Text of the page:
Culture Fashion

Just For You: the history and likely return of made-to-wear fashion

Here’s a fun flash of nostalgia for you:  you and your friends embark on an outfit hunting trip to the mall for your classic cycle of H&M-Zara-Mango-Primark, then again from the top. The one dress you like isn’t in your size, you hate the material of the jumpsuit your friends chose and the perfect top was ruined by the weird design you saw on its collar. Yes, the world has coronavirus now and we won’t be embarking on a trip like this any time soon, at least not this casually.

I’m not saying that the aimless shopping trip, where you don’t have a real delineated purpose, is no more – but rather, asking whether it’s worth it to go all the way to the store when you doubt the possibility of finding the very specific outfit or aesthetic that you want. Combine the sheer effort of wearing a mask for a doomed mall expedition with our newfound love for homebound DIY, and factor in the fact that many will not have the time to comb through online stores or sew their own skirts once we return to our hectic daily lives. The result, drum roll please, might be a rise in made-to-order fashion.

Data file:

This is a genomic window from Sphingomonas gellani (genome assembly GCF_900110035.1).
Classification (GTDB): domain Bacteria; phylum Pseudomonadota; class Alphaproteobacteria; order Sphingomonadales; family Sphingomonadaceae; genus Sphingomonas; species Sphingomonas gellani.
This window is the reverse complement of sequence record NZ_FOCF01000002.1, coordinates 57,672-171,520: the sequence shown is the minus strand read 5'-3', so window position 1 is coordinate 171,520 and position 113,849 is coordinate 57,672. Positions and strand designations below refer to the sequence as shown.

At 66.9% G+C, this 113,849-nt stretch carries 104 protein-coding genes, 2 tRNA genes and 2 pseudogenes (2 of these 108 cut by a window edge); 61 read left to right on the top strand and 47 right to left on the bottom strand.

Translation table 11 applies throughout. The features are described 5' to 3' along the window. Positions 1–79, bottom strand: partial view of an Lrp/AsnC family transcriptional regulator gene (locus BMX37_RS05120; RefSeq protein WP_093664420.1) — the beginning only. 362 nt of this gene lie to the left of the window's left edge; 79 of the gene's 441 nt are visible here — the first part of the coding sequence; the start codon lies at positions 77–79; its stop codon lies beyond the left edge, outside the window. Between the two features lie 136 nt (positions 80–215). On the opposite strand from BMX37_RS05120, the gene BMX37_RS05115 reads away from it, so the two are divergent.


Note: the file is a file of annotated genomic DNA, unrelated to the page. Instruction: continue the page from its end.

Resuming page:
Historically speaking, making outfits to measure has always been a staple in the fashion world. In the 1850s, the “father of haute couture”, Charles Frederick Worth, made small dressmakers into a “haute” or high-level industry when he started creating bespoke pieces for Parisian socialites.  Most 19th-century women of the upper-classes in Europe and across the world bought fabrics and materials of their choice before paying tailors or seamstresses to make clothes for them at home. These artisans were paid for their labour rather than their ideas or creative energy, and so dresses within a social class often looked alike. Worth started his dressmaking as a small sub-department in a Parisian store from which women purchased fabrics, but soon his work was noticed at court and orders came flooding in, first to him and then to other couturiers, whose designs started to become more distinctive. The commercialisation of fashion design had begun.